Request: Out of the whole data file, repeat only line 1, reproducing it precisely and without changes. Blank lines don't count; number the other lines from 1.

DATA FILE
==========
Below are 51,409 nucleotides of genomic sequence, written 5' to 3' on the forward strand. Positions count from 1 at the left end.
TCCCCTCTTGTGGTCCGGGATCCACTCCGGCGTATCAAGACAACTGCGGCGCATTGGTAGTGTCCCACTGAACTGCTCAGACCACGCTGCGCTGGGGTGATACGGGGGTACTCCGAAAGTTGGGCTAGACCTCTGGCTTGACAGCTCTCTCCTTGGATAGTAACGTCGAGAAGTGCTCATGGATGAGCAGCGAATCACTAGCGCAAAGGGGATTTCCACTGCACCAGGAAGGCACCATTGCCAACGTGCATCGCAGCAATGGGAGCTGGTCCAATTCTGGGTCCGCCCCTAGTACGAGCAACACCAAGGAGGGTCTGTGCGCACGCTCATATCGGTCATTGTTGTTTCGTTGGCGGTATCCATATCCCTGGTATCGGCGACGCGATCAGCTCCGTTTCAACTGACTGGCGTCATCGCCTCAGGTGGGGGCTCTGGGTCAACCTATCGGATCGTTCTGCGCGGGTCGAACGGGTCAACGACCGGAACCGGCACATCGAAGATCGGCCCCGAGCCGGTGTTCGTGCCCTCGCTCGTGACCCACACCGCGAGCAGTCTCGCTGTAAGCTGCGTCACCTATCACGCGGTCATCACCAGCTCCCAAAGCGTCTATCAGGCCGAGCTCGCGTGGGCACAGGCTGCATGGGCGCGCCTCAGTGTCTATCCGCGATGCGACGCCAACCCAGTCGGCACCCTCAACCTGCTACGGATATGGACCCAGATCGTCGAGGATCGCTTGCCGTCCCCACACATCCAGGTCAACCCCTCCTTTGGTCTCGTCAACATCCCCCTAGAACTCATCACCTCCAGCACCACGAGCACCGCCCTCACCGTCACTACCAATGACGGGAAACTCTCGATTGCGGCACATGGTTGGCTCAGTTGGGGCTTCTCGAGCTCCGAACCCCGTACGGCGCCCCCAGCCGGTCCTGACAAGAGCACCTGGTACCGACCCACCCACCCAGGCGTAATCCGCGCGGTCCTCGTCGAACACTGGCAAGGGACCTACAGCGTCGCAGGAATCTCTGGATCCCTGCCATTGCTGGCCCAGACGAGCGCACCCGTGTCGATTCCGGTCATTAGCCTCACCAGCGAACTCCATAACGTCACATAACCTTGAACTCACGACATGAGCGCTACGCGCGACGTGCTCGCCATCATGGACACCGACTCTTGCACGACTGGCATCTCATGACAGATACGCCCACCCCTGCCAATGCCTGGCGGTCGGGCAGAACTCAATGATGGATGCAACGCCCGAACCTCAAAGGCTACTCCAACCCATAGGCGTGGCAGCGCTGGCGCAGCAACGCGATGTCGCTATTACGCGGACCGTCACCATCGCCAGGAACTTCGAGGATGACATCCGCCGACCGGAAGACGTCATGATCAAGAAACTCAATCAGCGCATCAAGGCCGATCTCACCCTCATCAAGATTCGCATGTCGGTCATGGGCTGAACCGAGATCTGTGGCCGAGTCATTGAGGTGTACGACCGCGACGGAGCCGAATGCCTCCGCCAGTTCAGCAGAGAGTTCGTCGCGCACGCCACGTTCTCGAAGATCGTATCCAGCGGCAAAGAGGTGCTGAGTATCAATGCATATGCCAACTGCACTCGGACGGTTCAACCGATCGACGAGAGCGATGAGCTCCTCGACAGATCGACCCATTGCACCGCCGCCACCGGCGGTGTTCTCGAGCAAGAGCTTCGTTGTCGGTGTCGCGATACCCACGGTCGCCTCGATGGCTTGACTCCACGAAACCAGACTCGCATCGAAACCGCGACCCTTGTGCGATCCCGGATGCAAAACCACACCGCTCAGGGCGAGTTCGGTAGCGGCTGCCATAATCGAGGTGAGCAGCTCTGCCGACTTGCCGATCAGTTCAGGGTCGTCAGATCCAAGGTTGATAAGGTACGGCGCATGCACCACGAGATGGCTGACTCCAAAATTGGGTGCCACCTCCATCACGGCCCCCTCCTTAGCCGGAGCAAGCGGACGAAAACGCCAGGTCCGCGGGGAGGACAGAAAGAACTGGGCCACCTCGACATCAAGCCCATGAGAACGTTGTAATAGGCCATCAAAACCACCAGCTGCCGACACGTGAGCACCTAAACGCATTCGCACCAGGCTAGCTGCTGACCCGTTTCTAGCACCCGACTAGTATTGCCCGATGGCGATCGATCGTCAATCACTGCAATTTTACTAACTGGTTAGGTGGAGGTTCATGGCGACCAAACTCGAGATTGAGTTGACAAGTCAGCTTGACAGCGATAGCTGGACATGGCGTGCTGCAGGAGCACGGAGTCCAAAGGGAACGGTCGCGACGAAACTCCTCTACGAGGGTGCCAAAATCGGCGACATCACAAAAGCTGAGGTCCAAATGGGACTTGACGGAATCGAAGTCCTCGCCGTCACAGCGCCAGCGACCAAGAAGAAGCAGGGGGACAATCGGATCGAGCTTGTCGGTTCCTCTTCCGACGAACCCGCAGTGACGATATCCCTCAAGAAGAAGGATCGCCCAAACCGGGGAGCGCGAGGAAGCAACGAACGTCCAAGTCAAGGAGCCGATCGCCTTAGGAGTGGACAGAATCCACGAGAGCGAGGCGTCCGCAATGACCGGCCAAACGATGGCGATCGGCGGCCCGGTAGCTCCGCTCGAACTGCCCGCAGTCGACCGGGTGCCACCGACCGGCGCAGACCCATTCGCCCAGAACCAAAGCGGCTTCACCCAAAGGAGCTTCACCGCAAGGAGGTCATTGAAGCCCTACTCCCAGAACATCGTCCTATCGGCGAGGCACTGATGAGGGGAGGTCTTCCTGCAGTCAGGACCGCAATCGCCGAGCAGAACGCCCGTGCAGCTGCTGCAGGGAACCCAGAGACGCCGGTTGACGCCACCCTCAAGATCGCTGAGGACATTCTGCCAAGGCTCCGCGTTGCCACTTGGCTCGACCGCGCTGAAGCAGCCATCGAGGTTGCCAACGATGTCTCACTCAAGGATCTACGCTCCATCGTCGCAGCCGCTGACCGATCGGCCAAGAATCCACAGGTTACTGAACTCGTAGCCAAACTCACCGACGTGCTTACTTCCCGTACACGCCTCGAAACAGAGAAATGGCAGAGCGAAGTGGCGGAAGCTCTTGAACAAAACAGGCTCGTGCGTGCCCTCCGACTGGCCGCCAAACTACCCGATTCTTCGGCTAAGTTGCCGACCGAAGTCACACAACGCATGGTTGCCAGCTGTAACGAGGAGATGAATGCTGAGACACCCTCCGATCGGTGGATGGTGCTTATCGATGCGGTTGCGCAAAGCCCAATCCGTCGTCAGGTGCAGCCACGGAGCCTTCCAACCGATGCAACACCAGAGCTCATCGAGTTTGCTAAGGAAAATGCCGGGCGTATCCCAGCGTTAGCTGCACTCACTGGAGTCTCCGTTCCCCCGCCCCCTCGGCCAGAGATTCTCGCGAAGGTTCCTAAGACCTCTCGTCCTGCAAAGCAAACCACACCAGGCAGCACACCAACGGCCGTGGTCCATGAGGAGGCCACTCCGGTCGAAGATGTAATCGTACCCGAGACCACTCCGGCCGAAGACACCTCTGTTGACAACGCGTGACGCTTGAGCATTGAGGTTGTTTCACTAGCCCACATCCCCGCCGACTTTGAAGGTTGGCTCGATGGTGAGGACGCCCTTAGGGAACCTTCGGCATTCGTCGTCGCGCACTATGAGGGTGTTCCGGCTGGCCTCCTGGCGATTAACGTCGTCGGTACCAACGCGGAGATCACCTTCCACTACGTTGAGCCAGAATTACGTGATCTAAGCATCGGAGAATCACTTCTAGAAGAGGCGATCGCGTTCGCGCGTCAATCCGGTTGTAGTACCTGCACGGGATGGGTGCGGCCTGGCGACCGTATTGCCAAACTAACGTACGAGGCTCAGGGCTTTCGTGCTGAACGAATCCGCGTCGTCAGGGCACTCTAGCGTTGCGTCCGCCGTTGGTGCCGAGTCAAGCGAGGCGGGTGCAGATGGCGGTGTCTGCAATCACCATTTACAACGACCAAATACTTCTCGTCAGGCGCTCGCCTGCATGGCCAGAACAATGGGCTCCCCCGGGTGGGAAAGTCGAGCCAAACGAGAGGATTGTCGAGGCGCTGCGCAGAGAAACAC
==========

Below are 51,409 nucleotides of genomic sequence, written 5' to 3' on the forward strand. Positions count from 1 at the left end.